Tuesday, April 13, 2010

The tip of the iceberg

It seems that most non-Texans have the impression that the lonestar state is nothing more than a vast desert filled with oil executives, massive pick-up trucks, cattle, and shotguns. Some have perhaps based their preconceptions largely on the 80s TV drama, Dallas. (English-language television options were limited where I grew up overseas.) Wide open spaces. Ten-gallon hats. As I've made my way from El Paso to Austin, I have come to discover that western and central Texas towns have a lot more going on than the omnipresent guns and trucks might suggest: renewable energy (it's the #1 state for wind power... mostly headwind... in the country and a lot of work is going on harnessing solar as well), small business development, community gardening, and amazingly diverse local food. It is the last item that I'll focus on here, but should any of my loyal readers want to hear more about the others, drop me a line.

During my time through (aptly named) hill country, I had a chance to spend a few days in Fredericksburg. Thanks to my kind hosts -- David, co-president of the town farmers' market, and his lovely wife Cynthia -- I met a number of key players involved in the thriving local market and food scene. We had lunch with Kelly (founder of the farmers' market, going into its third year), chatted with the town sanitarian (the woman in charge of public health matters like temporary health permits for market food vendors... not to be confused with the sanitarium) at city hall, visited a few farmers in the region, and cooked up a storm. My kind of folks, those two.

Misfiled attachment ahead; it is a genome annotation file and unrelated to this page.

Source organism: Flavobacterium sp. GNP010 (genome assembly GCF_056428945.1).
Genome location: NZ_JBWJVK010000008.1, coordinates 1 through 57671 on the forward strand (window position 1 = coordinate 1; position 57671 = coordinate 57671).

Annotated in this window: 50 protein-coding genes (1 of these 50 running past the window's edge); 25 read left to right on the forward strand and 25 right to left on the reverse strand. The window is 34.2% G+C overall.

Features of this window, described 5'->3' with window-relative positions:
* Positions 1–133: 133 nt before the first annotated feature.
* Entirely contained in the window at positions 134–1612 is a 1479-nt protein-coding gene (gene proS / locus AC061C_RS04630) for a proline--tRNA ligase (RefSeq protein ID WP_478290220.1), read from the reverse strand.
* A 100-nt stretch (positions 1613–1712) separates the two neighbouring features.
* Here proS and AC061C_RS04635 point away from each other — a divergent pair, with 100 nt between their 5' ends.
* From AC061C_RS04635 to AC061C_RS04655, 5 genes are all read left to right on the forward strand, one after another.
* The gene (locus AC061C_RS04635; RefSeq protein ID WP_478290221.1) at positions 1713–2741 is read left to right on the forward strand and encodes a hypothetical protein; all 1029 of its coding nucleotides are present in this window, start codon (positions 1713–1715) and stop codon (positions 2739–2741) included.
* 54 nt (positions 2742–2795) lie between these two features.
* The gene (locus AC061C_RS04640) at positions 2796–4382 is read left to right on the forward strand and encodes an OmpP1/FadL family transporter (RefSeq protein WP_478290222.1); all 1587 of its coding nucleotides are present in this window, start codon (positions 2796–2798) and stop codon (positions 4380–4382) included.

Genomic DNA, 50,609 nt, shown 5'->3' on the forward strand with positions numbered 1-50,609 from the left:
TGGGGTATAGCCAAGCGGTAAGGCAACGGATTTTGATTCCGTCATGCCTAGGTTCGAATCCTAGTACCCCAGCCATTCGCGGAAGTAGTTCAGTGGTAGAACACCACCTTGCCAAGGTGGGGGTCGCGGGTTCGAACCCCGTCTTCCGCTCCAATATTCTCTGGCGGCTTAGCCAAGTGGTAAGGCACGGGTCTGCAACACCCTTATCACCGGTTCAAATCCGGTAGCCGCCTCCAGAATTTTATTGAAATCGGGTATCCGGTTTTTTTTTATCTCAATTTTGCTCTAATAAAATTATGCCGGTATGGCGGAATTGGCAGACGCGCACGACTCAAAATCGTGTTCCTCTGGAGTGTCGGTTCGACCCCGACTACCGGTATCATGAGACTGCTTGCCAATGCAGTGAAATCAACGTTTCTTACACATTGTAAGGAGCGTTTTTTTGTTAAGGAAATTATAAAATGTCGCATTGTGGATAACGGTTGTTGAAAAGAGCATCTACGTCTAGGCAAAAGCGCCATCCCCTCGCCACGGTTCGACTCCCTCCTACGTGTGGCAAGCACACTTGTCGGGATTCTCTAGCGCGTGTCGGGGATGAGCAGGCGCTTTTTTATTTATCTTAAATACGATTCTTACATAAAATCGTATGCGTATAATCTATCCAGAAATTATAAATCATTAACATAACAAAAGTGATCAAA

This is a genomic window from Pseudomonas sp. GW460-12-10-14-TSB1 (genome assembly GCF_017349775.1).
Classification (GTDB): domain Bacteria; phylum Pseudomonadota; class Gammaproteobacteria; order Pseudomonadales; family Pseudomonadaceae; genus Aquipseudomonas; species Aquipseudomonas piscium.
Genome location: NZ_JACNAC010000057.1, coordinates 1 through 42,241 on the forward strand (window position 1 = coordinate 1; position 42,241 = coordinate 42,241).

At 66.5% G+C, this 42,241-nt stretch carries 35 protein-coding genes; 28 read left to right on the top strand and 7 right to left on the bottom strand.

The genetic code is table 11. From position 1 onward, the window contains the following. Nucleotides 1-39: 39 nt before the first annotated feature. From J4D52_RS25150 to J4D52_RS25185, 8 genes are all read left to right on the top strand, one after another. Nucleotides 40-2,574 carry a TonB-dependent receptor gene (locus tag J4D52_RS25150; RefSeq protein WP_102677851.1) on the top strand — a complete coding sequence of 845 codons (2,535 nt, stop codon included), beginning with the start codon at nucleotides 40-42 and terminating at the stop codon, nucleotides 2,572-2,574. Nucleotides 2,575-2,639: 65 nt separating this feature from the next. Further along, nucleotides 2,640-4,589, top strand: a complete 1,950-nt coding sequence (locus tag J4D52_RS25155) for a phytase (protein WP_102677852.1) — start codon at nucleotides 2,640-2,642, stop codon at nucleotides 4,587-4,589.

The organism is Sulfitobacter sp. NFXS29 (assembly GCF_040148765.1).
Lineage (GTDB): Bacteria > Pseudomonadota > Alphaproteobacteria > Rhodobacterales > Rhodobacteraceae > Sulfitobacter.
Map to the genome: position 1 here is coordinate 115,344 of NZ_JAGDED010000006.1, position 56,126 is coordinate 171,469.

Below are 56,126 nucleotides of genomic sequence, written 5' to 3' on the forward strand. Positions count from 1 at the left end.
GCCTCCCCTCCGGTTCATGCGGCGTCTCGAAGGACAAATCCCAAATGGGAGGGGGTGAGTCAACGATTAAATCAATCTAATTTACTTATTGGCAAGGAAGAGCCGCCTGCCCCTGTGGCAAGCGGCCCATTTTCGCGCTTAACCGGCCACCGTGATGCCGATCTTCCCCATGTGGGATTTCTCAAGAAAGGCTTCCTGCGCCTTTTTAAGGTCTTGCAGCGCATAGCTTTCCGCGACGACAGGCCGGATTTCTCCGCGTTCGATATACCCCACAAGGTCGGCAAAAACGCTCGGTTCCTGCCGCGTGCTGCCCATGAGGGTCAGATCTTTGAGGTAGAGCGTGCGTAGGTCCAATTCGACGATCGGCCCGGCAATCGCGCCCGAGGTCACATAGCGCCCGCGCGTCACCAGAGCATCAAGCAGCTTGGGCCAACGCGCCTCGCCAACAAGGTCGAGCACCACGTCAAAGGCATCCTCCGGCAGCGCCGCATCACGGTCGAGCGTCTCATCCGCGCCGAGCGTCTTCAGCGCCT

We ate locally to a degree I hadn't previously experienced. Nearly every meal's ingredients came from a day's bike ride away: strawberries we'd picked at Marburger Orchards, brussels sprouts from Engel Farms harvested barely an hour before my arrival, burgers from Thunder Heart Bison, a finger of Texas bourbon (the first licensed outside of Kentucky) sipped while watching the NCAA men's final. I was eating locally, and remarkably well, but this was only the tip of the iceberg in terms of Texas' food culture.

The breadth of local ingredients got me thinking about the wide variety of food and drink that Texas, nearly a country in itself (it has its own national beer), produces. It seems odd that in a state with so much to offer, Texas ranks last among the 50 states in terms of food stamp programs (according to an article published a few months ago in Austin's local paper). At the other end of the spectrum, I recently read a Men's Fitness article from 2008 that claimed 6 of America's 10 most obese cities were in Texas. This expansive land of plenty has its work cut out for it. It's going to take more folks like David and Cynthia in Fredericksburg working to build a strong local foodshed, and innovative farmers like the ones I met at Sunday's urban farm tour here in Austin growing healthy food and teaching their neighbors how to grow their own, to reroute the Titanic that is Texas onto a path to avoid the twin icebergs of malnutrition and obesity. Otherwise, I fear, this gloriously large and diverse state will be a sinking ship. (What? Was the metaphor too forced?)

Sent from my Verizon Wireless BlackBerry

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